Rev. Carol Bodeau, Director of Religious Education firstname.lastname@example.org
Westside UU Church is what we call a “multigenerational” community. You’ll hear us use that term to describe some of our worship services, the ones in which the children and youth remain in the sanctuary for the whole service, rather than heading off to Religious Education classes. We used to call this “intergenerational worship” but naming trends change, and the currently popular term is “multigenerational.” But what exactly does that mean?
To me, being a multigenerational community means that we do not segregate our congregation or our community by age. Too often, children have one community (in the RE classrooms), youth have another (in their youth group room), and the adults have their own experience in the sanctuary. This means that while we may have moments that intersect, we essentially separate ourselves not only on Sunday mornings but, by default, at other times as well. Consciously choosing to be a multigenerational community means that we integrate all ages into all aspects of church life. And it means sometimes stepping out of our comfort zones to experience things in a way that matches another generation’s experiences.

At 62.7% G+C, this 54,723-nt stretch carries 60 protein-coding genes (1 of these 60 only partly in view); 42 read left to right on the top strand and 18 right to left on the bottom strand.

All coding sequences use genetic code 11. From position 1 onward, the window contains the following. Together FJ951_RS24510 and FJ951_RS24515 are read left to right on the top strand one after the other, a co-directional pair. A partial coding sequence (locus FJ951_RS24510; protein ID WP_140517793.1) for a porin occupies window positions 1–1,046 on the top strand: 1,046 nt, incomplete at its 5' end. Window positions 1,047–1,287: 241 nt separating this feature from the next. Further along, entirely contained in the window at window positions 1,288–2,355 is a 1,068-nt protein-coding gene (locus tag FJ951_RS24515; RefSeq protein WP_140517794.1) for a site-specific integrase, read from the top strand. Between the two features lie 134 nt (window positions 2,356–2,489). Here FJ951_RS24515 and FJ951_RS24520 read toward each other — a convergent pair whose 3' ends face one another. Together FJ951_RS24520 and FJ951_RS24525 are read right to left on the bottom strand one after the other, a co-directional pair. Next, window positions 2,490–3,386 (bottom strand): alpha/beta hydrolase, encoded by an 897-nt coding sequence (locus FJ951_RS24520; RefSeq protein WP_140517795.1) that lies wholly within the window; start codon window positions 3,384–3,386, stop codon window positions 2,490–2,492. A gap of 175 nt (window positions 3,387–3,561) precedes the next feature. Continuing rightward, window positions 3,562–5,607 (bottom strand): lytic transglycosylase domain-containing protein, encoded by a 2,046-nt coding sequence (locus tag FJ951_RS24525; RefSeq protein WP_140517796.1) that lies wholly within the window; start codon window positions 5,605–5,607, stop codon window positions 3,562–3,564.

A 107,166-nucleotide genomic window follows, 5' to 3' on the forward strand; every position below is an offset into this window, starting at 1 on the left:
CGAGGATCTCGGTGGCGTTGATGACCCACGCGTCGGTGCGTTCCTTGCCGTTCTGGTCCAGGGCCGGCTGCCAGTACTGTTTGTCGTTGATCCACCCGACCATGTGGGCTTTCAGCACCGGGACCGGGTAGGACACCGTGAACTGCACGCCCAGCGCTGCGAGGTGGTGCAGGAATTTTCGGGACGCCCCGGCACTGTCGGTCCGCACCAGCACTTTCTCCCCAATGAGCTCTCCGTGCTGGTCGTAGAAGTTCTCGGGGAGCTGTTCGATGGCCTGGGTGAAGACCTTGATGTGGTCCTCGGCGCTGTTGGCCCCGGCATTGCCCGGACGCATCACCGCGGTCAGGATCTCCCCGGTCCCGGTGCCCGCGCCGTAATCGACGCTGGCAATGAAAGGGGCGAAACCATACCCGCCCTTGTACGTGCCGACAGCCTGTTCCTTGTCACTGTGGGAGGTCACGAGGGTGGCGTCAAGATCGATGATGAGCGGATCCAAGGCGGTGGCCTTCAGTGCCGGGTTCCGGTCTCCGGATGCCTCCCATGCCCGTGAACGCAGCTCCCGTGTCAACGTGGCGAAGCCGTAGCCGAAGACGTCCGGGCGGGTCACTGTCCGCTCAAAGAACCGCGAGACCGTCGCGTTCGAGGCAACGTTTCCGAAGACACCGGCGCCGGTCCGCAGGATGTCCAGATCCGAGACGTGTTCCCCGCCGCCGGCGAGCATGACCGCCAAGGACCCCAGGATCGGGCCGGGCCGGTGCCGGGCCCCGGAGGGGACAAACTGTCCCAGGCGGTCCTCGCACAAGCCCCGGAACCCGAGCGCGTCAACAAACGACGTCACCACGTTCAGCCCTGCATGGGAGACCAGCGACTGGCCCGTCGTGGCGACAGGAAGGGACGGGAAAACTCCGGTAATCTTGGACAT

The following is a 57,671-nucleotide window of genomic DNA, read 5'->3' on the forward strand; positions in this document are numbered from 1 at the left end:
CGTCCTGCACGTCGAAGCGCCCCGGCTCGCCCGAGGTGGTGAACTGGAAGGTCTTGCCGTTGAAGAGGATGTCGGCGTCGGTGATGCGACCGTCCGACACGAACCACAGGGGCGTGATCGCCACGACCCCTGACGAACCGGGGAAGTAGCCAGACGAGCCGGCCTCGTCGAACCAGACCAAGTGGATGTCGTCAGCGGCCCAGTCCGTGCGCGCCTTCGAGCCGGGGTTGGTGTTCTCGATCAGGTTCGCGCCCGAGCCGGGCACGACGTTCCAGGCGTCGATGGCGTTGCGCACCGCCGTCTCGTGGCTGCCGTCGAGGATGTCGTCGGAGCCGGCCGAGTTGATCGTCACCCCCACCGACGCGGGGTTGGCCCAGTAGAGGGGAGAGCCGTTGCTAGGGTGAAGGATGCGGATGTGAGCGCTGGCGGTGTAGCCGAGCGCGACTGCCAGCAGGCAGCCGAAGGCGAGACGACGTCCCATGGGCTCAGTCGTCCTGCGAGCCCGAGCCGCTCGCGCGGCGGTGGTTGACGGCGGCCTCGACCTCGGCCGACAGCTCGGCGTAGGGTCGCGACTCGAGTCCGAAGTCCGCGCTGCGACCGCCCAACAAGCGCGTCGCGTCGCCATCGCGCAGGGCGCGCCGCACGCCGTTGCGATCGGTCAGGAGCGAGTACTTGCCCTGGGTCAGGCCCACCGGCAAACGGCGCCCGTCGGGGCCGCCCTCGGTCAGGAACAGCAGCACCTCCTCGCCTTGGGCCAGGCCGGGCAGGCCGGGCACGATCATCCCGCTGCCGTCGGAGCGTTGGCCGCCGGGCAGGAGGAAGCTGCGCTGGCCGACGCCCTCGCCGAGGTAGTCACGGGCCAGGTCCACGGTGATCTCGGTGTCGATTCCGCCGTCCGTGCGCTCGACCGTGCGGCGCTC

At Westside, we try to practice this intention of being multigenerational by regularly including the children and youth in our worship services. But we also go well beyond that. Here are just a few things that have been happening this year (and going forward) that allow us to be truly “multigenerational”:
We have had a 5 month long Coming of Age program which paired youth with adult mentors to explore values and ethics.
We had a winter Mystery Friends program in which children and adults paired up to exchange messages and tokens of fun and appreciation.
Youth led a recent worship service about Coming of Age, and will be hosting another service on July 5th, following their trip to Washington, DC.
A youth-adult team have started a new “Close the Generation Gap” group that will team up youth as mentors to our church elders (that means grandparent-age adults) to learn about technology, pop culture and other youth-oriented things.
Of course, each of these age groups appreciates time to themselves, with their own peers. But we also benefit from the wonderful times we spend together, learning from one another and sharing our experiences. If you have ideas for a multigenerational activity or project, please let me know!